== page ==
Berkshire District Attorney David Capeless addresses the jury during the closing statements phase of the triple murder trial of David Chalue in Hampden
Berkshire District Attorney David Capeless addresses the jury during the closing statements phase of the triple murder trial of David Chalue in Hampden Superior Court in Springfield Massachusetts on Monday, May 12, 2014. (Photo courtesy Michael S. Gordon / The Republican / Masslive.com)

SPRINGFIELD -- After nearly three weeks, from jury selection to final summations, the jury is now deliberating in the murder trial of David Chalue.

The jury of seven women and five men in Hampden Superior Court spent about two hours deliberating before sending out a note to the judge indicating they were "far from" reaching a verdict. They will start again Tuesday morning.

On Monday morning, Chalue's attorney, Donald W. Frank, and Berkshire District Attorney David F. Capeless presented their final summations and described to the jury what they believed the evidence showed.

Chalue, 47, is facing three counts each of murder, kidnapping and witness intimidation for allegedly helping Adam Lee Hall and Caius Veiovis kidnap, torture and kill David Glasser, Edward Frampton and Robert Chadwell in late August 2011. Chalue is charged under the theory of joint venture meaning he could be considered equally culpable for the crimes even if he didn't actually pull the trigger.

Frank told the jury that the police investigation proved his client's innocence and the prosecution's case "comes down" to four jailhouse informants and David Casey, who is charged as an accessory for helping to bury the bodies of the men. The attorney said these witnesses had "nothing to lose and everything to gain" by testifying as they did.

He said the jailhouse informants, Christopher Letalien, Jason Lemiuex, Jeffrey Cahsman and Jethro Kempton, didn't come forward because they are good citizens, but are looking for freedom in exchange for their testimony.

"They hold out hope for their dreams and aspirations," he said." It's the only hope they have. It does not make honest men out of dishonest men. It makes unreliable witnesses."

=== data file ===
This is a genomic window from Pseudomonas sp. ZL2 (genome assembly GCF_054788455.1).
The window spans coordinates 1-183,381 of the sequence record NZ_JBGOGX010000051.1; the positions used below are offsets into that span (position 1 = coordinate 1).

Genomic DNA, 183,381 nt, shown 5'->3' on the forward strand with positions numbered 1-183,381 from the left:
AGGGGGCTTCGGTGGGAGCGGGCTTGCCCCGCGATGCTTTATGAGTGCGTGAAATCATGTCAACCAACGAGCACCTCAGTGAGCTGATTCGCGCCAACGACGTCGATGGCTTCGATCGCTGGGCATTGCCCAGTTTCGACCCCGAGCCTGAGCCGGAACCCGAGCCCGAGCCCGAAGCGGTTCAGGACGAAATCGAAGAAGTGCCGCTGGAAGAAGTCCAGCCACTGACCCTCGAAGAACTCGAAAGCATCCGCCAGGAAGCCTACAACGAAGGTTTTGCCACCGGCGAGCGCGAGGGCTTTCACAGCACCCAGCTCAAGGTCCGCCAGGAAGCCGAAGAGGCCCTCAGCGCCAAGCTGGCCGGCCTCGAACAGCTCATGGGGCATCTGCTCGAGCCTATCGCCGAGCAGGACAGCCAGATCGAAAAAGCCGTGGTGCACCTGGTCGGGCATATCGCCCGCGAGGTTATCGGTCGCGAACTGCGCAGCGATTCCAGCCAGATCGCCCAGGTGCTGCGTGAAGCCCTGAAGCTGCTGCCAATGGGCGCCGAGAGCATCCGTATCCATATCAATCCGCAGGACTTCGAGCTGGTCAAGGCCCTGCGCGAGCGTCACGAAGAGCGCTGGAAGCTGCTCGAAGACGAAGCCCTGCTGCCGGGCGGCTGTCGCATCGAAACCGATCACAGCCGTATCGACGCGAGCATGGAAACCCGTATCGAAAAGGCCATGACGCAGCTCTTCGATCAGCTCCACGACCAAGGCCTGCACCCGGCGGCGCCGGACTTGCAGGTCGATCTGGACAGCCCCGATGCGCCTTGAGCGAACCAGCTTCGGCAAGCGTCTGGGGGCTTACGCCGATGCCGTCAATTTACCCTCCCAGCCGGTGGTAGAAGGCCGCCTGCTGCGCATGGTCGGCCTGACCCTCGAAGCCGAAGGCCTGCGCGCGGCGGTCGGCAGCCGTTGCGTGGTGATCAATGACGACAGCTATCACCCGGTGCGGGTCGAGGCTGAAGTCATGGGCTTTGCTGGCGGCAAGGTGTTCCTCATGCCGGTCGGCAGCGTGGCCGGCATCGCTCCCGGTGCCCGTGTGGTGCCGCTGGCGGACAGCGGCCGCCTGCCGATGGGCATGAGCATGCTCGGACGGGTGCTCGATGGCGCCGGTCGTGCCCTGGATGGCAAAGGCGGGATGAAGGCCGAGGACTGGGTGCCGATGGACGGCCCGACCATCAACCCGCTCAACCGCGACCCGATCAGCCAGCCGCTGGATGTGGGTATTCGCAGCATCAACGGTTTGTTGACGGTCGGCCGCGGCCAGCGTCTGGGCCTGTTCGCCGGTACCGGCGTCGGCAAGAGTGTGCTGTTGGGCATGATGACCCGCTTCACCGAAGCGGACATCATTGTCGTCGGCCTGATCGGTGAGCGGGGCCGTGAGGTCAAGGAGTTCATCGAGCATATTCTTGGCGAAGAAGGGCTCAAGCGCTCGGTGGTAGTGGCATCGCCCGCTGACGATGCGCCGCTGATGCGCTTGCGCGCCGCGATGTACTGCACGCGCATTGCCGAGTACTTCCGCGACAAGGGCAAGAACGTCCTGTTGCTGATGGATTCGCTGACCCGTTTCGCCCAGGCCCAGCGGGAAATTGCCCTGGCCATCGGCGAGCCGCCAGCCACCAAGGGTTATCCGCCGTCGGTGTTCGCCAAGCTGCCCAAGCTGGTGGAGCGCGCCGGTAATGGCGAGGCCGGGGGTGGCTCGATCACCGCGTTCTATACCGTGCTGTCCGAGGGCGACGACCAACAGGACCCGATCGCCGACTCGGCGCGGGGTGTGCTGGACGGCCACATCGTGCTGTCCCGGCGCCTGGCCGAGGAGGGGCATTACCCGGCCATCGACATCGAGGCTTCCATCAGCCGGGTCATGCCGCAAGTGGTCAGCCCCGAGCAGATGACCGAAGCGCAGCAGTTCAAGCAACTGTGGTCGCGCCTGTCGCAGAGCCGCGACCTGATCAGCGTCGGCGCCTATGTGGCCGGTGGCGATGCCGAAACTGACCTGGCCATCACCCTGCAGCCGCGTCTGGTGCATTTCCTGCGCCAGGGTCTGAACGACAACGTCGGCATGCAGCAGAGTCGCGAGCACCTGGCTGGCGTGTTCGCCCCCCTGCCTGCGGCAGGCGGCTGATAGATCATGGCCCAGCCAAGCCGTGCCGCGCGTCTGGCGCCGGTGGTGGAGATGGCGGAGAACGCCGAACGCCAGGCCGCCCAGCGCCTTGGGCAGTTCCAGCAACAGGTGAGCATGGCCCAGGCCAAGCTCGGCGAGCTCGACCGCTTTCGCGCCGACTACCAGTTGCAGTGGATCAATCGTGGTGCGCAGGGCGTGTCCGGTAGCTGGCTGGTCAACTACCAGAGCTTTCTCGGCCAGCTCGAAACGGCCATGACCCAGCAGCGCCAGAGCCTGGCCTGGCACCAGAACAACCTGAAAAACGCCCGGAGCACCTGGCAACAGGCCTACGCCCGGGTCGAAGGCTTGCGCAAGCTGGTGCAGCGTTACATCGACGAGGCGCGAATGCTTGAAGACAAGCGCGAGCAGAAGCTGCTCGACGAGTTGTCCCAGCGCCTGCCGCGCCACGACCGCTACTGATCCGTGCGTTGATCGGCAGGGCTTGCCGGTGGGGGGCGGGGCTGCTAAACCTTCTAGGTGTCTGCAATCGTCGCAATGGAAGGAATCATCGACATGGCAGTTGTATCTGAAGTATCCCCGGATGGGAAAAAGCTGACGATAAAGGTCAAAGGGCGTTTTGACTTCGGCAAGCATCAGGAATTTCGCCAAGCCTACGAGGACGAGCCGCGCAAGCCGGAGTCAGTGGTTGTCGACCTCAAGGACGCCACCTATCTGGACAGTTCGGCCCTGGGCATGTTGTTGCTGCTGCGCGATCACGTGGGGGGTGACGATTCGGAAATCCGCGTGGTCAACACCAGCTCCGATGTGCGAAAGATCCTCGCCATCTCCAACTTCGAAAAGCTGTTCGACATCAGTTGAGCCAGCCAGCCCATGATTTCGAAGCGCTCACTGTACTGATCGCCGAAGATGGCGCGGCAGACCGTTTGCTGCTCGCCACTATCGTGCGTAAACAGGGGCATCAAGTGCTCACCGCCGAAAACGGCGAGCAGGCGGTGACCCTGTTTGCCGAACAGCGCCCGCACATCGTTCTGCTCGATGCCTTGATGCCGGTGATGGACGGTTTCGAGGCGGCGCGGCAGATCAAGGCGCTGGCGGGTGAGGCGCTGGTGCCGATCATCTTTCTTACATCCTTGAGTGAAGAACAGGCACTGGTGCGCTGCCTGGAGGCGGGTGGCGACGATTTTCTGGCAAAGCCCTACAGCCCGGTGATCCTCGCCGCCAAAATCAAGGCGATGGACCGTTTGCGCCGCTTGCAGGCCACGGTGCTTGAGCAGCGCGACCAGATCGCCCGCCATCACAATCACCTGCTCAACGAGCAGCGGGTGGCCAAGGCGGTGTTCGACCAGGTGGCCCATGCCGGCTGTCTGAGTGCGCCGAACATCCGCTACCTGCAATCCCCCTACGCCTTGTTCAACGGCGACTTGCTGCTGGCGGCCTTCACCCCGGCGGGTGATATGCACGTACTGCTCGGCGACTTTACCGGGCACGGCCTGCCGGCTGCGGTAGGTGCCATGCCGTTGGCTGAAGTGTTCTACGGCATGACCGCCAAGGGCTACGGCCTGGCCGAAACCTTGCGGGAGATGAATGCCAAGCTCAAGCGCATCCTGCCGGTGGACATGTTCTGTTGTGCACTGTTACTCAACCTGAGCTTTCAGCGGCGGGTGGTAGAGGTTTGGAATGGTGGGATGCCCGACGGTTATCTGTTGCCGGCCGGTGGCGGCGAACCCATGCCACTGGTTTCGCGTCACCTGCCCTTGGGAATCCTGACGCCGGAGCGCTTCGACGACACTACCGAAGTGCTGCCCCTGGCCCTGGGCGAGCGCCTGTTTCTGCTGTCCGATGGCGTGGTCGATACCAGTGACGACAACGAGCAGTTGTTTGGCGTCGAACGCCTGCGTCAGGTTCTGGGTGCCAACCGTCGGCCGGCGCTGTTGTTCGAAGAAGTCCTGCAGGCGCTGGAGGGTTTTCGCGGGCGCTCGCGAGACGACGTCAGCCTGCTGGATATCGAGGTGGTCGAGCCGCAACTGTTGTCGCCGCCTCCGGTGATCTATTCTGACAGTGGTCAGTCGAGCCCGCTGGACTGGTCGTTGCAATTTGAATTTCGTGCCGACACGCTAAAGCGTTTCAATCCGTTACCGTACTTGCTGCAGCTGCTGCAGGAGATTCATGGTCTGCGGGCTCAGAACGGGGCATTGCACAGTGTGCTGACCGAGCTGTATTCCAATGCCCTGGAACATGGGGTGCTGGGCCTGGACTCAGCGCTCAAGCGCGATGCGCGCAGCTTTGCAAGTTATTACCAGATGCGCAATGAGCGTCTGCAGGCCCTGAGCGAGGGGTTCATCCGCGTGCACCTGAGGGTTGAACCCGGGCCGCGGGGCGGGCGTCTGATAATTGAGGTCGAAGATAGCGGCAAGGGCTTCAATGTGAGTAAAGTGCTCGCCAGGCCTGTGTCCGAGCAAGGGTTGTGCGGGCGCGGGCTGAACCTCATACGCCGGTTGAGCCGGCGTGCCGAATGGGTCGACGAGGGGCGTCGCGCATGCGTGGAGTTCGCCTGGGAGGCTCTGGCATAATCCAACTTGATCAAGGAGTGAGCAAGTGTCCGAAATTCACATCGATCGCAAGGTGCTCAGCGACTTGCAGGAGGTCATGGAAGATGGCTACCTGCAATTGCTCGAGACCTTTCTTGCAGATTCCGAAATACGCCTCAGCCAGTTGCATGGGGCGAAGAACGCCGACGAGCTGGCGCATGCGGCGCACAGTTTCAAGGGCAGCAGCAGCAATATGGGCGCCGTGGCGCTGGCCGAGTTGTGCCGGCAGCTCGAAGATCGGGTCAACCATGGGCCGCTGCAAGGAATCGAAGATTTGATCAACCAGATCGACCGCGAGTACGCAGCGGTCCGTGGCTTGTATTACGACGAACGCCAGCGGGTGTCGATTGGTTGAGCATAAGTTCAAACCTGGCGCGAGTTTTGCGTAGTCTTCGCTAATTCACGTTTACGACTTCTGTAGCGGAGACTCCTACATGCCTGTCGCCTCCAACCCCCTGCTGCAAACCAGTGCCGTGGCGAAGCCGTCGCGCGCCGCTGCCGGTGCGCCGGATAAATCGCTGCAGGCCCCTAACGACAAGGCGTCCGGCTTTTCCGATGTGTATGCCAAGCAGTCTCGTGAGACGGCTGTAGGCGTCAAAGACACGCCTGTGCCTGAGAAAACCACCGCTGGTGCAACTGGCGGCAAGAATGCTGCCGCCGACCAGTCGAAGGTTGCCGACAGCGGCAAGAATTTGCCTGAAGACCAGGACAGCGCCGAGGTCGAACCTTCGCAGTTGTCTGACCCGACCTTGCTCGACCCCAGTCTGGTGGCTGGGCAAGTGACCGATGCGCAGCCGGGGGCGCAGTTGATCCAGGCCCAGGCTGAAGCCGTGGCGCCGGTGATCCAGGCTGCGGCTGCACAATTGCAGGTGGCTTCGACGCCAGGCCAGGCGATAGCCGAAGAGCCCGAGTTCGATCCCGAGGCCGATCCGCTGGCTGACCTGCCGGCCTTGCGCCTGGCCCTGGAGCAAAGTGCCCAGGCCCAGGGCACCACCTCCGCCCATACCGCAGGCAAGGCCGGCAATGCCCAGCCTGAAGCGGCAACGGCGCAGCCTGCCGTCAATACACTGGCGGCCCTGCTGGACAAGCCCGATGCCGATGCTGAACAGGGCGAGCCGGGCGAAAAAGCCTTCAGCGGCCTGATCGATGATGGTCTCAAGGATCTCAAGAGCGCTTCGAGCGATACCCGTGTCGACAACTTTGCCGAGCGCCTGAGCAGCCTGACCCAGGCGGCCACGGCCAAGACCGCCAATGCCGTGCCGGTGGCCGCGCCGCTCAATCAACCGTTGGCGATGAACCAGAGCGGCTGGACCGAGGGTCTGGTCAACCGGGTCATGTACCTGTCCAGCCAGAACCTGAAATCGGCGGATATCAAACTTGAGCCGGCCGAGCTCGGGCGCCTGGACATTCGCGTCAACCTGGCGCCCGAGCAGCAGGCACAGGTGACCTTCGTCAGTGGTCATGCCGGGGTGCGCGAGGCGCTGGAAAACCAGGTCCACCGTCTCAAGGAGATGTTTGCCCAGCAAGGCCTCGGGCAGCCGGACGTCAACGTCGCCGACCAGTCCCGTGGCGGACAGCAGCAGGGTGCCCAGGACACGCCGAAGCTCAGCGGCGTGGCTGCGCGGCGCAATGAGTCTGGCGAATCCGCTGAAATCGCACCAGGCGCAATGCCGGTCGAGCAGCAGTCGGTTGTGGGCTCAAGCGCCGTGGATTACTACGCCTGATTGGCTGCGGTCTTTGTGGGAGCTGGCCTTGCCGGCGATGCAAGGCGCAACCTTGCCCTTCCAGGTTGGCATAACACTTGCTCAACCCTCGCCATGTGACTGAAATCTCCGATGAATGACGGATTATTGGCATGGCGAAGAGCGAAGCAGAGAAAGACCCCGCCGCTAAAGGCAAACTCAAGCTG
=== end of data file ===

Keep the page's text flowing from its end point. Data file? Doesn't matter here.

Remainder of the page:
He said many of the details the men gave were incorrect, including the weapons allegedly used in the dismemberment's of the victims, and could have been gleaned from other sources, and not from Chalue, as the men allege.

Casey, he said, had earlier testified that Hall hadn't told him the names of the other men involved in the crimes. But much later, with the hope of getting his bail reduced, told police that he recalled Hall telling him that Chalue, whom he called Davey, might have been participated in the killings.

Capeless told the jury to focus on all the evidence, not to consider just some testimony or to speculate.

"In some parts the evidence is overwhelming, in some cases compelling," said the DA. "But it shows guilt beyond a reasonable doubt."

Capeless told the jury not to forget the case was about Glasser, Frampton and Chadwell who were murdered in a "vicious and cruel" manner and "went to their deaths terrified."

He said that Hall's obsession with keeping Glasser from testifying against him made the murders almost "inevitable," but that it was Chalue who pushed Hall with an "utterly simple, utterly cruel plan" to kidnap and kill him.

The DA reminded the jury that he had said from the outset there would be no DNA or similar evidence, but that it wasn't an impediment for the jury to finding Chalue guilty of the crimes, and it simply showed that Chalue and his codefendants were careful and destroyed evidence.

He said the testimony of the witnesses who were in jail with Chalue was credible and corroborated other evidence in the case. The DA said they were promised nothing.

"You have to view all the evidence together as a whole," he said. "It shouts his guilt loudly and clearly."

During the final summations, Chalue, in a suit and tie and reading glasses, looked on attentively. After the jury began deliberations, he seemed to be in good spirits, chatting with his mother and brother.